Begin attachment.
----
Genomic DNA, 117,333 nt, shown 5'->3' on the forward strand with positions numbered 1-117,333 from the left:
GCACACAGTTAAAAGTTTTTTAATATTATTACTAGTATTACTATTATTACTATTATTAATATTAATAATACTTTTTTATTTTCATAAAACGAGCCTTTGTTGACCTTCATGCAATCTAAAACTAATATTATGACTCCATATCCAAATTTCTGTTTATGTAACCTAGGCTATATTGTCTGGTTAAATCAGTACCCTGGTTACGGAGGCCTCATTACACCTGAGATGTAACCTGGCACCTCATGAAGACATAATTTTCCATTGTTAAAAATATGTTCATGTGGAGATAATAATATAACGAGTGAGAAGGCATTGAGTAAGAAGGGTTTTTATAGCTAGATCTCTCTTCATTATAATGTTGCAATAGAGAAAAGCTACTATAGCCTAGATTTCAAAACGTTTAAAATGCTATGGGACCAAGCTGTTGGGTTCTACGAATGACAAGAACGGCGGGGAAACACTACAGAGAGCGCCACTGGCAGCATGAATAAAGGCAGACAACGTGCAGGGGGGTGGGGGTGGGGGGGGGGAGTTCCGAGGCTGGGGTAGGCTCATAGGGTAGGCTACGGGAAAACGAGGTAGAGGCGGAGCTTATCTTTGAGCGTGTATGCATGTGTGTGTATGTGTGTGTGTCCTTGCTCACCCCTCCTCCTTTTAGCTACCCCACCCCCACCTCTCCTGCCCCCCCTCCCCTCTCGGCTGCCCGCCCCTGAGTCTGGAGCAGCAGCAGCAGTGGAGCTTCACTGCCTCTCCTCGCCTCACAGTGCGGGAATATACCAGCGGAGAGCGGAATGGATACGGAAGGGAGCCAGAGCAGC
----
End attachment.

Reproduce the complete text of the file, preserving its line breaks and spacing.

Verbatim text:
Genomic DNA, 117,333 nt, shown 5'->3' on the forward strand with positions numbered 1-117,333 from the left:
GCACACAGTTAAAAGTTTTTTAATATTATTACTAGTATTACTATTATTACTATTATTAATATTAATAATACTTTTTTATTTTCATAAAACGAGCCTTTGTTGACCTTCATGCAATCTAAAACTAATATTATGACTCCATATCCAAATTTCTGTTTATGTAACCTAGGCTATATTGTCTGGTTAAATCAGTACCCTGGTTACGGAGGCCTCATTACACCTGAGATGTAACCTGGCACCTCATGAAGACATAATTTTCCATTGTTAAAAATATGTTCATGTGGAGATAATAATATAACGAGTGAGAAGGCATTGAGTAAGAAGGGTTTTTATAGCTAGATCTCTCTTCATTATAATGTTGCAATAGAGAAAAGCTACTATAGCCTAGATTTCAAAACGTTTAAAATGCTATGGGACCAAGCTGTTGGGTTCTACGAATGACAAGAACGGCGGGGAAACACTACAGAGAGCGCCACTGGCAGCATGAATAAAGGCAGACAACGTGCAGGGGGGTGGGGGTGGGGGGGGGGAGTTCCGAGGCTGGGGTAGGCTCATAGGGTAGGCTACGGGAAAACGAGGTAGAGGCGGAGCTTATCTTTGAGCGTGTATGCATGTGTGTGTATGTGTGTGTGTCCTTGCTCACCCCTCCTCCTTTTAGCTACCCCACCCCCACCTCTCCTGCCCCCCCTCCCCTCTCGGCTGCCCGCCCCTGAGTCTGGAGCAGCAGCAGCAGTGGAGCTTCACTGCCTCTCCTCGCCTCACAGTGCGGGAATATACCAGCGGAGAGCGGAATGGATACGGAAGGGAGCCAGAGCAGC